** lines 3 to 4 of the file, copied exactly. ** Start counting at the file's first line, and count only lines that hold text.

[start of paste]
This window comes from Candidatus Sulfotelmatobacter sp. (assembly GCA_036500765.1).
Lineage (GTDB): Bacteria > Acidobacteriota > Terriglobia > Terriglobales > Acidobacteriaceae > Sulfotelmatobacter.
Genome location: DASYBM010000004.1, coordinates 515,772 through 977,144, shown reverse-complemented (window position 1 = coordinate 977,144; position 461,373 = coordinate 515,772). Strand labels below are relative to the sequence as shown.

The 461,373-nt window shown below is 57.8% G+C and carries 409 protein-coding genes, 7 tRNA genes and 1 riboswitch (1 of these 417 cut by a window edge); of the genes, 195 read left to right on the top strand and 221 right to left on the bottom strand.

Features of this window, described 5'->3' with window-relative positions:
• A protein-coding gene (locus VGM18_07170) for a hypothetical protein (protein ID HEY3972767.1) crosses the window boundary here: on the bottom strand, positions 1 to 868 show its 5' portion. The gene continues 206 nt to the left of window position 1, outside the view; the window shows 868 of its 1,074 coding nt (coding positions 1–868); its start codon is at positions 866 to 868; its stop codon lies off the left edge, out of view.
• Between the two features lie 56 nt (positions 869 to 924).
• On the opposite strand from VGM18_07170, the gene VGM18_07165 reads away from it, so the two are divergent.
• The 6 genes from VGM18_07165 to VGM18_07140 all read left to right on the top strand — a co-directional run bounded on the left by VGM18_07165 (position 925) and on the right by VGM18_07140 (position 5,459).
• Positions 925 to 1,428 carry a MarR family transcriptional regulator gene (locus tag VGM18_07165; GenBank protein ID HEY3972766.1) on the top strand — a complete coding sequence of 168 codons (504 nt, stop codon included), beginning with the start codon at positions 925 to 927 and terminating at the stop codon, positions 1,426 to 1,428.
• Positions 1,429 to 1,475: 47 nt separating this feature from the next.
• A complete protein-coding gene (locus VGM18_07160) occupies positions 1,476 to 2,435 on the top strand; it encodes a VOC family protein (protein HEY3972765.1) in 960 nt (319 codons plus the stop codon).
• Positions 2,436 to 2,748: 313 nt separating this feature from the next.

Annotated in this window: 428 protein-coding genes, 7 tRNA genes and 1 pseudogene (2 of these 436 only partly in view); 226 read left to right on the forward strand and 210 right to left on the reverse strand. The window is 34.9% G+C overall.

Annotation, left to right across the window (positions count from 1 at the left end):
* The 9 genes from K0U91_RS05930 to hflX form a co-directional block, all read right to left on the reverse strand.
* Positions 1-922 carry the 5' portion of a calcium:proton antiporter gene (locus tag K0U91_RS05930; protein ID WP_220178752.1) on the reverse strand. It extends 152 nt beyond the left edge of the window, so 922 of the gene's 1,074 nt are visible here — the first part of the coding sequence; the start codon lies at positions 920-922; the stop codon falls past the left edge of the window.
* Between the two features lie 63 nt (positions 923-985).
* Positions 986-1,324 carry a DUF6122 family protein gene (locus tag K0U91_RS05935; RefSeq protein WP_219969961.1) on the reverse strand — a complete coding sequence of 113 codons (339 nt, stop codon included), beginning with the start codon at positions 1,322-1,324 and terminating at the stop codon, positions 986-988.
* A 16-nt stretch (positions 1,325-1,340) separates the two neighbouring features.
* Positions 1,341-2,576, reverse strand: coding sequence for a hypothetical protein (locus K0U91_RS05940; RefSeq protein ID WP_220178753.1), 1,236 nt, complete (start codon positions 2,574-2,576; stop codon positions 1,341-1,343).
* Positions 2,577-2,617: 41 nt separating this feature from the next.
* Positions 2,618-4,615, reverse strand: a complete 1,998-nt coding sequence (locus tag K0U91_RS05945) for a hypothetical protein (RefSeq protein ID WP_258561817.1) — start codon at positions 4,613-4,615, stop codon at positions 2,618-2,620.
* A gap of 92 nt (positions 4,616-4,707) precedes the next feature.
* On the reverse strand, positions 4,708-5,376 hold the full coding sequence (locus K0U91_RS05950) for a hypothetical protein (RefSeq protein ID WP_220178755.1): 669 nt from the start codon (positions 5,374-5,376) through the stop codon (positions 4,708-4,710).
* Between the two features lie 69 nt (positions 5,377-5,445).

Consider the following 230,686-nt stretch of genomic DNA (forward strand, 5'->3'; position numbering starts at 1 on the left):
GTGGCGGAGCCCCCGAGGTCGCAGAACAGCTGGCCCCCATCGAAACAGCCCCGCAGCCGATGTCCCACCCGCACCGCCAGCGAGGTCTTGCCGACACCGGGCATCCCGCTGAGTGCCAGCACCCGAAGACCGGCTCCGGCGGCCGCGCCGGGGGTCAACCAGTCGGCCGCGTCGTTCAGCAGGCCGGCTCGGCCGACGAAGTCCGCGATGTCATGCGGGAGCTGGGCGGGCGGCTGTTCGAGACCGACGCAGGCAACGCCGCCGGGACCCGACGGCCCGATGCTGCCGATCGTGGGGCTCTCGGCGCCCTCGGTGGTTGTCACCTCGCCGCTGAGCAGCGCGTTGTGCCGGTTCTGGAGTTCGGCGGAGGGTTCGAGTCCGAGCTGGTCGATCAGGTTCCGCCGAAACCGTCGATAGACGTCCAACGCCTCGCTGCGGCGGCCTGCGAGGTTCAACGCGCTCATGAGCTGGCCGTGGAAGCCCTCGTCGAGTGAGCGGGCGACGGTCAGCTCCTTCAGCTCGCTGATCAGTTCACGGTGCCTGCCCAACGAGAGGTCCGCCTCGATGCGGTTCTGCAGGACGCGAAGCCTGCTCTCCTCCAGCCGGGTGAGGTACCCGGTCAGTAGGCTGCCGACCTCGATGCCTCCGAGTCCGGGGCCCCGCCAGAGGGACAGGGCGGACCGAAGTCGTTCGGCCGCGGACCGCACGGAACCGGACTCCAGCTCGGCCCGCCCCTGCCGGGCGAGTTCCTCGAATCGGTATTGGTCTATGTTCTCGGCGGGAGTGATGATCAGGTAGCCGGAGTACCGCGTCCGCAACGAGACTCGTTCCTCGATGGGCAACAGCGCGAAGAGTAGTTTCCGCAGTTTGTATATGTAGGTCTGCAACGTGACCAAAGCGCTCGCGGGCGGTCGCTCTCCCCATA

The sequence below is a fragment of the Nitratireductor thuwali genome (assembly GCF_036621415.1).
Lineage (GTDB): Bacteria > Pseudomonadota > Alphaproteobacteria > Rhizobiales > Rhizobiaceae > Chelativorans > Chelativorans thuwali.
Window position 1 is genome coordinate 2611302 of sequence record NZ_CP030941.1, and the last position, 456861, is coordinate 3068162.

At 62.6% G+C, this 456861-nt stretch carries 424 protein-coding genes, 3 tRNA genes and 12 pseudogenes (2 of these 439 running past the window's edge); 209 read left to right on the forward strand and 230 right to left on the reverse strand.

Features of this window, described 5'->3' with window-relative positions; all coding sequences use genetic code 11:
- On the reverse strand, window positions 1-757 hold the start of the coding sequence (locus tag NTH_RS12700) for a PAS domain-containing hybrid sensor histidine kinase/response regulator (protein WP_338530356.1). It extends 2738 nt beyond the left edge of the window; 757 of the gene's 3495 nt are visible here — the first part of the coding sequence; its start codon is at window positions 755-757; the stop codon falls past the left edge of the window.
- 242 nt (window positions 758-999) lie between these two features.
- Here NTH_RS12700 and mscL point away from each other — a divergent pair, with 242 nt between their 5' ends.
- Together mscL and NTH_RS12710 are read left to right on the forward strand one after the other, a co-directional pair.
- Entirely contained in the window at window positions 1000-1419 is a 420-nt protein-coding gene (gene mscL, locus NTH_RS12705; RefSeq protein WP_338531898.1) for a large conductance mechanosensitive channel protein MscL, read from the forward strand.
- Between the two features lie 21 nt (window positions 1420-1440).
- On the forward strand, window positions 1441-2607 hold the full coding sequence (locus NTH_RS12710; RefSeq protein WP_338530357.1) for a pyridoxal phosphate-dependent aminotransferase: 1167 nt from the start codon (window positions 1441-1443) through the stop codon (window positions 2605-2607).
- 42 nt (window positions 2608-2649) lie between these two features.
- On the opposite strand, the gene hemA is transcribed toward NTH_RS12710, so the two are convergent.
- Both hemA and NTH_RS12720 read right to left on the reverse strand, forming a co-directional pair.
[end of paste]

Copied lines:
Genome location: DASYBM010000004.1, coordinates 515,772 through 977,144, shown reverse-complemented (window position 1 = coordinate 977,144; position 461,373 = coordinate 515,772). Strand labels below are relative to the sequence as shown.

The 461,373-nt window shown below is 57.8% G+C and carries 409 protein-coding genes, 7 tRNA genes and 1 riboswitch (1 of these 417 cut by a window edge); of the genes, 195 read left to right on the top strand and 221 right to left on the bottom strand.